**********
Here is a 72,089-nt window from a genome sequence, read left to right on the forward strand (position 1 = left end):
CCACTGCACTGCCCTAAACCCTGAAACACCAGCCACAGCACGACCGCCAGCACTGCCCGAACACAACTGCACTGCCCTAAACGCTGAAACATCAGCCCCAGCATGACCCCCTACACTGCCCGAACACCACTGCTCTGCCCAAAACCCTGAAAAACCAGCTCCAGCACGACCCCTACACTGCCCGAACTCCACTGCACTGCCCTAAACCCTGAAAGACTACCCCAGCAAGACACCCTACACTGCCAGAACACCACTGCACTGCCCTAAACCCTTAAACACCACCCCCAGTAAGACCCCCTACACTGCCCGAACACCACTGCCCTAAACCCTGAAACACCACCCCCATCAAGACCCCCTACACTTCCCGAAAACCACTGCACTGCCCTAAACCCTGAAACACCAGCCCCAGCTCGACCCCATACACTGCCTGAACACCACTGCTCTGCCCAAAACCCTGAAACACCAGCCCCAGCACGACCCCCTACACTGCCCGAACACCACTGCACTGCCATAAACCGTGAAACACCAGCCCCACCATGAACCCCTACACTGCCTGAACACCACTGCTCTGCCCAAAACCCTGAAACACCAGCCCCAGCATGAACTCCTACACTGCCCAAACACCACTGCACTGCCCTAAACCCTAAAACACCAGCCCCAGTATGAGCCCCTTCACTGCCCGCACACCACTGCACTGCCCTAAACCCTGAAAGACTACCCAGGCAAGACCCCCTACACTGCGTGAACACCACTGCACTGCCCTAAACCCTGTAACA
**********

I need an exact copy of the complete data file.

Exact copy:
Here is a 72,089-nt window from a genome sequence, read left to right on the forward strand (position 1 = left end):
CCACTGCACTGCCCTAAACCCTGAAACACCAGCCACAGCACGACCGCCAGCACTGCCCGAACACAACTGCACTGCCCTAAACGCTGAAACATCAGCCCCAGCATGACCCCCTACACTGCCCGAACACCACTGCTCTGCCCAAAACCCTGAAAAACCAGCTCCAGCACGACCCCTACACTGCCCGAACTCCACTGCACTGCCCTAAACCCTGAAAGACTACCCCAGCAAGACACCCTACACTGCCAGAACACCACTGCACTGCCCTAAACCCTTAAACACCACCCCCAGTAAGACCCCCTACACTGCCCGAACACCACTGCCCTAAACCCTGAAACACCACCCCCATCAAGACCCCCTACACTTCCCGAAAACCACTGCACTGCCCTAAACCCTGAAACACCAGCCCCAGCTCGACCCCATACACTGCCTGAACACCACTGCTCTGCCCAAAACCCTGAAACACCAGCCCCAGCACGACCCCCTACACTGCCCGAACACCACTGCACTGCCATAAACCGTGAAACACCAGCCCCACCATGAACCCCTACACTGCCTGAACACCACTGCTCTGCCCAAAACCCTGAAACACCAGCCCCAGCATGAACTCCTACACTGCCCAAACACCACTGCACTGCCCTAAACCCTAAAACACCAGCCCCAGTATGAGCCCCTTCACTGCCCGCACACCACTGCACTGCCCTAAACCCTGAAAGACTACCCAGGCAAGACCCCCTACACTGCGTGAACACCACTGCACTGCCCTAAACCCTGTAACA